Return of the CIA’s ‘Rogue Elephants’
The Senate’s report on torture shows U.S. intelligence agencies need to be reined in again.
Sen. Dianne Feinstein, who released the report.
The Senate Intelligence Committee’s report on CIA torture makes for painful reading for those of us who thought that our intelligence agencies had been brought under control decades ago. We should have been so hopeful!
It has been nearly 40 years since I was a young staff member on the Senate Select Committee chaired by Sen. Frank Church, D-Idaho, that was charged with investigating our intelligence agencies. We uncovered secret spying on Americans, we investigated coups against foreign governments, we looked into assassination plots against foreign leaders, and we blew the whistle on the FBI’s bugs of Martin Luther King and its efforts to get him to commit suicide. The scary and sickening period in our history needed to be examined so that it would never be repeated.
[VIEWS YOU CAN USE: The CIA Torture Report Goes Public]
Well, sadly, as Yogi Berra put it, here we are, deja vu all over again.
There are a number of reasons I am not surprised by what was revealed in the report. As my old boss Church pointed out so many years ago, the CIA often acts as a “rogue elephant.” Presidents often give consent to broad policy guidelines, then stay out of the details. This provides some sense of “plausible deniability” for the chief executive. It is clear that President George W. Bush (or Secretary of State Colin Powell or Secretary of Defense Donald Rumsfeld) did not get the details of what was occurring. When Bush found out about prisoners hanging from the ceiling in diapers, he was clearly not pleased, according to the report.
Another reason I am not surprised goes back 40 years to when I went to the White House with members of the Church Committee and other staff to meet with then-President Gerald Ford and Vice President Nelson Rockefeller on the issue of assassinations. (I think I probably went because I was driving the car!) Several of us were naturally kept in the waiting room, but there was one individual who I can’t forget going in and out: future Vice President Dick Cheney.
Cheney was chief of staff to Ford from 1975 to 1977 and held the Church Committee and the role of Congress in investigating the intelligence agencies in total contempt. From those early days and meetings, it was clear to many of us that Cheney would not condone “interference” and held the view that we were out to destroy the CIA, not to save it. His views only hardened and his contempt for Congress only deepened in his years as vice president.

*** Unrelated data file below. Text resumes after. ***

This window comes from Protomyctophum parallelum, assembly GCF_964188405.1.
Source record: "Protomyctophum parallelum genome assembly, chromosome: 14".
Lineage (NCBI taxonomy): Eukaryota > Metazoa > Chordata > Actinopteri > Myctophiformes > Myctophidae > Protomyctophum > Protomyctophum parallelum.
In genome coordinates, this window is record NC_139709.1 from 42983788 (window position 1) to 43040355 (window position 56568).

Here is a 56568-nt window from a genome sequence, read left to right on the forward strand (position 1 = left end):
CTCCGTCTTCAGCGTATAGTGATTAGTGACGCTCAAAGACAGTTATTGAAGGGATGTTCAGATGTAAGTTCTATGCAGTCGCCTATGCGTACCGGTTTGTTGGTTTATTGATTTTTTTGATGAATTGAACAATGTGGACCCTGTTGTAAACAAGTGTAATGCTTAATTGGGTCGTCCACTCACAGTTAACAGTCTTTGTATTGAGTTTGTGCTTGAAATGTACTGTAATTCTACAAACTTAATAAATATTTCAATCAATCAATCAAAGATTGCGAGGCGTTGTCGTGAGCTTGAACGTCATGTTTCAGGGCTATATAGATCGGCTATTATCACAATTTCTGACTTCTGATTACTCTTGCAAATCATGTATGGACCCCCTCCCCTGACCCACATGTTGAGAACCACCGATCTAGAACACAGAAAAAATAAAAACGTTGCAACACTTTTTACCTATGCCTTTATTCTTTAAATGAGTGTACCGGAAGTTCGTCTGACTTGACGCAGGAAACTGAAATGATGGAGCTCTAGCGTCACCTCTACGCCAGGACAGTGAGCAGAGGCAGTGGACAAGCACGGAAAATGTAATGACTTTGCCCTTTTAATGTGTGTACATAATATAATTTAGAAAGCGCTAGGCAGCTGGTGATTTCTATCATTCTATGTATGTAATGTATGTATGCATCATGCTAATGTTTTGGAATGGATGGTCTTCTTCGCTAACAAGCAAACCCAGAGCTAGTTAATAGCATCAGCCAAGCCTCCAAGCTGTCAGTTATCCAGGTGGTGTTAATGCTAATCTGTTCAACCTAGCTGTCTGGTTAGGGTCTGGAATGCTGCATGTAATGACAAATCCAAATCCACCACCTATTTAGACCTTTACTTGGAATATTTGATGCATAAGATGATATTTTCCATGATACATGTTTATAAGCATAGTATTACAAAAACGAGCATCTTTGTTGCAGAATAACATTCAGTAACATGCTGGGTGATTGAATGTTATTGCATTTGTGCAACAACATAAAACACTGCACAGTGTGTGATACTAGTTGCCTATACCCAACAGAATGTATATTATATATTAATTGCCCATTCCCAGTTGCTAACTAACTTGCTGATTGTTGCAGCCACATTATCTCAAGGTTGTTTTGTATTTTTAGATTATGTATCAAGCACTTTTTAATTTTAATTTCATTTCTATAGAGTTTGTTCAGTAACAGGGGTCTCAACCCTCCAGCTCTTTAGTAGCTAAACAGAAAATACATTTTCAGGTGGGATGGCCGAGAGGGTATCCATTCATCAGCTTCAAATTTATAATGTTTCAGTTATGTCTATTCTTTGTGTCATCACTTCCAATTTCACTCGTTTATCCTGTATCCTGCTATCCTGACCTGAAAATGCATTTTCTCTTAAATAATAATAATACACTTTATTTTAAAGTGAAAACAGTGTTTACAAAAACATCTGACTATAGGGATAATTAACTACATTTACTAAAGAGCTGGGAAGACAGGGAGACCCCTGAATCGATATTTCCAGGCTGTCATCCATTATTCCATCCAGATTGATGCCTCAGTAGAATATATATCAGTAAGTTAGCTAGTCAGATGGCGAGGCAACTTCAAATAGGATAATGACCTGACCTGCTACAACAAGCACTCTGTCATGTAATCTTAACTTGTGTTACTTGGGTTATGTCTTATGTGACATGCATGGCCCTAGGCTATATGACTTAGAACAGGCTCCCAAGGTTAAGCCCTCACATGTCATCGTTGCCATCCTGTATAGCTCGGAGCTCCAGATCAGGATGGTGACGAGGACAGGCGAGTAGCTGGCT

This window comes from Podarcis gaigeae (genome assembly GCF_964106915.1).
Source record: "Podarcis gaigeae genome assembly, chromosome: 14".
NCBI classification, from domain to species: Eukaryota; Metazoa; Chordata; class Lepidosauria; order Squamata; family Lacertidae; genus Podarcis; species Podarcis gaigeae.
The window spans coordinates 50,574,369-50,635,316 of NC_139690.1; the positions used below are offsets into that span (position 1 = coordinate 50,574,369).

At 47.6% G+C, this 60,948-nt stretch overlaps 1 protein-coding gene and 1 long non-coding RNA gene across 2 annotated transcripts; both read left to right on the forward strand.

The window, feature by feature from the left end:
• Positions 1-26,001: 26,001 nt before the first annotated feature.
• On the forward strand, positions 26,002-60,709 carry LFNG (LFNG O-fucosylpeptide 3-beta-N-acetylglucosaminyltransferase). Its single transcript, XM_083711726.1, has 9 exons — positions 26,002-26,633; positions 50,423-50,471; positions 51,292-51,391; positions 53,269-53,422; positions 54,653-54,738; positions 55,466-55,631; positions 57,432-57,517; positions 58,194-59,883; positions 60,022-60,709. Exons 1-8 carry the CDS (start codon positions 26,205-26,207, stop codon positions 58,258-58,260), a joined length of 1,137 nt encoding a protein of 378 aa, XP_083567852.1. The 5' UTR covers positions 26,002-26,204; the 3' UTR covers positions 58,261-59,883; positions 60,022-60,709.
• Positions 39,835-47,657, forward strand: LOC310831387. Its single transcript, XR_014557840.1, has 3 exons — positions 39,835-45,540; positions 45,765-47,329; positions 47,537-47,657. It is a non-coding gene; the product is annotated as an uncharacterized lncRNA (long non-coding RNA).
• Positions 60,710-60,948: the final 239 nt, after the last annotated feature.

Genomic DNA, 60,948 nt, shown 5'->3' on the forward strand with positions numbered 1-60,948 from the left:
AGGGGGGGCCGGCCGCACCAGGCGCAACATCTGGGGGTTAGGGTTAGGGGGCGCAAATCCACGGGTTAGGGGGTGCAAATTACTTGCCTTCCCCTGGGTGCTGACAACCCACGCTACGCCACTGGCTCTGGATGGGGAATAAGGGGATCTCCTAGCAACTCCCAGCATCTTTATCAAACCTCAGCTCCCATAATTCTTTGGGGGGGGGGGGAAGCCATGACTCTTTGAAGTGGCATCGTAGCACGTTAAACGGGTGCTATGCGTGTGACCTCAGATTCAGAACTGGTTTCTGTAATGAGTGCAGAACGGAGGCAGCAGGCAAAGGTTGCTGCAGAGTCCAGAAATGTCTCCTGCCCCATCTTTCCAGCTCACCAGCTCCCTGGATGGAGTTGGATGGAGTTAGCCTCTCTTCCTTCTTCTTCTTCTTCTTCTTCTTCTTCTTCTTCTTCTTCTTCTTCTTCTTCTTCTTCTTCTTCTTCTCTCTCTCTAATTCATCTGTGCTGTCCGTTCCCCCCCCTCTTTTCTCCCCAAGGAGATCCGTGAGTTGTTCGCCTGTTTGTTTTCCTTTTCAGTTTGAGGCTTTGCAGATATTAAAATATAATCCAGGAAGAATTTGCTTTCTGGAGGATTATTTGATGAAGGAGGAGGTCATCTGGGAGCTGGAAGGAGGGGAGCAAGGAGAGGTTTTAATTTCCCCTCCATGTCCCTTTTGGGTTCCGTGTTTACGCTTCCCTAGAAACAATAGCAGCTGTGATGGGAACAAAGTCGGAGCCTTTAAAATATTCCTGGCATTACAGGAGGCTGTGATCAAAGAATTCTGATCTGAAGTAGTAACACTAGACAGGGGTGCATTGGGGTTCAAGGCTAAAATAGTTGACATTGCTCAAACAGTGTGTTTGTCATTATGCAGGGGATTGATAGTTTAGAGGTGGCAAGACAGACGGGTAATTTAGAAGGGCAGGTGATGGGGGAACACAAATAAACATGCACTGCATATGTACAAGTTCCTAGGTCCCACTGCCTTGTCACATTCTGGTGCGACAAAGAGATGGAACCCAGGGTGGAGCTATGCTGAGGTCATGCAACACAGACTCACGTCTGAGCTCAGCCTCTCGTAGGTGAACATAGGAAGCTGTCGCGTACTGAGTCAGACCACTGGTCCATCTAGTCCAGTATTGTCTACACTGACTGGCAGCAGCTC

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And one more thing hasn’t changed: We were lied to when we first investigated the intelligence agencies back in the 1970s, and once again the Cheneys and the Michael Haydens lied before Congress and to the American people.
This period of black sites and torture and out-of-control operatives has not enhanced our nation’s security, it has undermined it, much as the activities of our intelligence agencies did over four decades ago. We investigated them then, and the light of day has been shown on them now.
Courageous senators such as Colorado Democrat Mark Udall and California Democrat Dianne Feinstein would not give up or give in. Nor would the hardworking staff of the current Senate Intelligence Committee when confronted with CIA intimidation. Without strong congressional oversight, the “rogue elephants” will return again and again. The question, of course, is when will we ever learn?
We paid two armchair psychologists $81 million to devise torture techniques that, if they read any studies over the past 100 years, they would know don’t work. Not only is torture immoral, but it is ineffective. This was the gang that couldn’t shoot straight – it had no background in terrorism, no knowledge of al-Qaida, and was clearly making it up as it went along. This is all a bad made-for-TV movie.
[READ: FBI and NSA Tactics Threaten to Make Us Less Safe]
The problem, of course, is it undermines who we are as Americans, or who we think we are. As Church, put it, “beware of adopting the methods of your enemies, you will become more like them.”
If we as Americans truly believe that it is imperative for us to hold up the moral high ground, our actions must befit our words. To deny torture and simply use phrases like “enhanced interrogation techniques” is not only duplicitous but undermines that moral authority.
Now, as 40 years ago, it is time to correct our mistakes and acknowledge our own wrongdoing. That makes America stronger, not weaker.